While the immediate health risk to the general public in the United States is considered low, University of Michigan officials are closely monitoring an outbreak of respiratory illness caused by a novel coronavirus first detected in China.

In a Jan. 27 email to all Ann Arbor campus faculty, staff and students, U-M health officials shared that while there are some confirmed U.S. cases of the illness known as 2019-nCoV, no cases have been confirmed in Michigan.

Similar emails were sent to the UM-Dearborn and UM-Flint campuses by their respective leadership.

Four potential cases in southeast Michigan were submitted for testing by the U.S. Centers for Disease Control and Prevention, and all came back negative for the virus, according to the Washtenaw County Health Department and Michigan Department of Health and Human Services.

“At this time, the immediate health risk from 2019-nCoV to the general public in the U.S. is considered low. This situation may change quickly as we learn more about how this new virus spreads between people,” wrote Preeti Malani, professor of internal medicine and U-M chief health officer; Robert Ernst, assistant professor of internal medicine, executive director of University Health Service, and associate vice president of student life for health and wellness; and Lindsey Mortenson, UHS medical director.

As of Jan. 27, the Washtenaw County Health Department does not consider contact with a healthy person who recently traveled to China or Wuhan City in Hubei Province, where the virus is believed to have originated, to be a risk or potential exposure.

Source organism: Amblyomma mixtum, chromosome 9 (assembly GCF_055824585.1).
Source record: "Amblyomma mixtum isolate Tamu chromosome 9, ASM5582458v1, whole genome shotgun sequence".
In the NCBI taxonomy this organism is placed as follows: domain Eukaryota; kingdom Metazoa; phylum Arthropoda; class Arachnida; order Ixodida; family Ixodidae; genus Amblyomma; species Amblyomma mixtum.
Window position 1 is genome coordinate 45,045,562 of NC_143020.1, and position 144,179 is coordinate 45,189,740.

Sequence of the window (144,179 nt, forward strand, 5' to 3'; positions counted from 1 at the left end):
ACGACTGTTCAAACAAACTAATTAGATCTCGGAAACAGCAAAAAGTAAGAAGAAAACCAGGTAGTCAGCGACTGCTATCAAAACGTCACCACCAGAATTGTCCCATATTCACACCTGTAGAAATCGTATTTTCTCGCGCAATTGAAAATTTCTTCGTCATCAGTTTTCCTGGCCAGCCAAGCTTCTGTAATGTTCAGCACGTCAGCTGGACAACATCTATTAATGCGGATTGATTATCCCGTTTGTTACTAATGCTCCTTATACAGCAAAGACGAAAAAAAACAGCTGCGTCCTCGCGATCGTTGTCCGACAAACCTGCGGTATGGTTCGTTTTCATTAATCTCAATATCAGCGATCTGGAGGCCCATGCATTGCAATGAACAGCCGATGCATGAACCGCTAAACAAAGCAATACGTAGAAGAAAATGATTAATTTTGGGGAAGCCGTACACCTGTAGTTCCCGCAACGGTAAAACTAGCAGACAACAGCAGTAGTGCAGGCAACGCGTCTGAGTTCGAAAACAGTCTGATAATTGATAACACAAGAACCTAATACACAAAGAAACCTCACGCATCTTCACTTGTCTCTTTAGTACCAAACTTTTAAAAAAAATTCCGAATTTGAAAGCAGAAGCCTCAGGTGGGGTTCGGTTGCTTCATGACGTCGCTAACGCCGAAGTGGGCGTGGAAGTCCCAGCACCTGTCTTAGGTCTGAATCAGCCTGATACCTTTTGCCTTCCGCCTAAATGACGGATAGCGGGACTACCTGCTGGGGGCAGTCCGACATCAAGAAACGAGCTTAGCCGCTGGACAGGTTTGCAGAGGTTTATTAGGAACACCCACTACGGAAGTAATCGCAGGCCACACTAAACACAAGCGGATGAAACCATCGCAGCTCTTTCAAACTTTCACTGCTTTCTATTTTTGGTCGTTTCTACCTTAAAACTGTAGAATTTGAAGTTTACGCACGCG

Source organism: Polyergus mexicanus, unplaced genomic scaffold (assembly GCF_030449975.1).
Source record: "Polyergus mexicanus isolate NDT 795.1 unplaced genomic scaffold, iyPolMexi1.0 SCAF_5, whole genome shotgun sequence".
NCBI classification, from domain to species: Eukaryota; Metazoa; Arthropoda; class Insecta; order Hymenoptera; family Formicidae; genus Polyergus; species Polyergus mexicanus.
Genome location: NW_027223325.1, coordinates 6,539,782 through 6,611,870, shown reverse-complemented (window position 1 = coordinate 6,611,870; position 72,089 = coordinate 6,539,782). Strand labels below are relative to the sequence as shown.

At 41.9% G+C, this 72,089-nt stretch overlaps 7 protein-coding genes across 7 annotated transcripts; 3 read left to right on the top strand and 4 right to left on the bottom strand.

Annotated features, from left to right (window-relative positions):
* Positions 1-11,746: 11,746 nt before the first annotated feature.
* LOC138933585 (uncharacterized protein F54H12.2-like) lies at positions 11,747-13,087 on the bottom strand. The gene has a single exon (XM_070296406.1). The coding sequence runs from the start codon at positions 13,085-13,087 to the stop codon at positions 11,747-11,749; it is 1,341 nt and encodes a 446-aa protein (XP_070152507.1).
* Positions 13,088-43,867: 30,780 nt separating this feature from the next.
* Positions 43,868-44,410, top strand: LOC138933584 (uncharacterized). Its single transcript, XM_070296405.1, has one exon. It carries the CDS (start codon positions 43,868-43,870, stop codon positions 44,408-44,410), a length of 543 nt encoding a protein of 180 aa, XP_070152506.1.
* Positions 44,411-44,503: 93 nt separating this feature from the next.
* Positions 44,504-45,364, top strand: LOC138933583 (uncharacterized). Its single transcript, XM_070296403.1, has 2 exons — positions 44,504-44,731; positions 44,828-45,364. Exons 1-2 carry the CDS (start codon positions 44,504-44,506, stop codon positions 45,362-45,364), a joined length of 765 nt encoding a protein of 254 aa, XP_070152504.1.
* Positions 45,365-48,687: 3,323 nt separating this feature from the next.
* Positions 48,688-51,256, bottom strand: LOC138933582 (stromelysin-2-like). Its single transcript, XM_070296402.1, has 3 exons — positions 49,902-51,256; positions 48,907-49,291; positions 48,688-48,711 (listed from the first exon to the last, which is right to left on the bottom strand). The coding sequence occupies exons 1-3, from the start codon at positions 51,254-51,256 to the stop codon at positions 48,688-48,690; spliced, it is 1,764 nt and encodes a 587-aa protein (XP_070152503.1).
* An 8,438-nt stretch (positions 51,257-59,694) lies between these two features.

The CDC recently classified China as a level 3 warning destination, recommending that all individuals avoid nonessential travel to the country. The U.S. State Department has classified China as a level 4 travel advisory, recommending that individuals avoid all travel to the country.

Because of the CDC action, all travel to China is under a U-M travel restriction. Undergraduate students may not proceed with U-M related travel to China. Graduate students may only do so with a university-approved safety plan, which ensures they are aware of the health risks, have developed strategies to stay safe, and are prepared to shelter in place should China impose additional travel restrictions.

Anyone who develops fever and respiratory symptoms within 14 days of travel to Wuhan, China, should contact a medical provider and mention the recent travel or contact.

The email outlined several actions people can take to help prevent the spread of respiratory viruses, including:

  • Wash hands often with soap and water for at least 20 seconds. If soap and water are not available, use an alcohol-based hand sanitizer.
  • Avoid touching eyes, nose and mouth with unwashed hands.
  • Avoid close contact with people who are sick.
  • Stay home if sick.
  • Cover coughs or sneezes with a tissue then throw the tissue in the trash.
  • Clean and disinfect frequently touched objects and surfaces.

Students and UHS patients who have not yet received a flu shot can do so at UHS. Others should contact their health care provider or local pharmacy.

— Editor’s note: This story has been updated from its original version.

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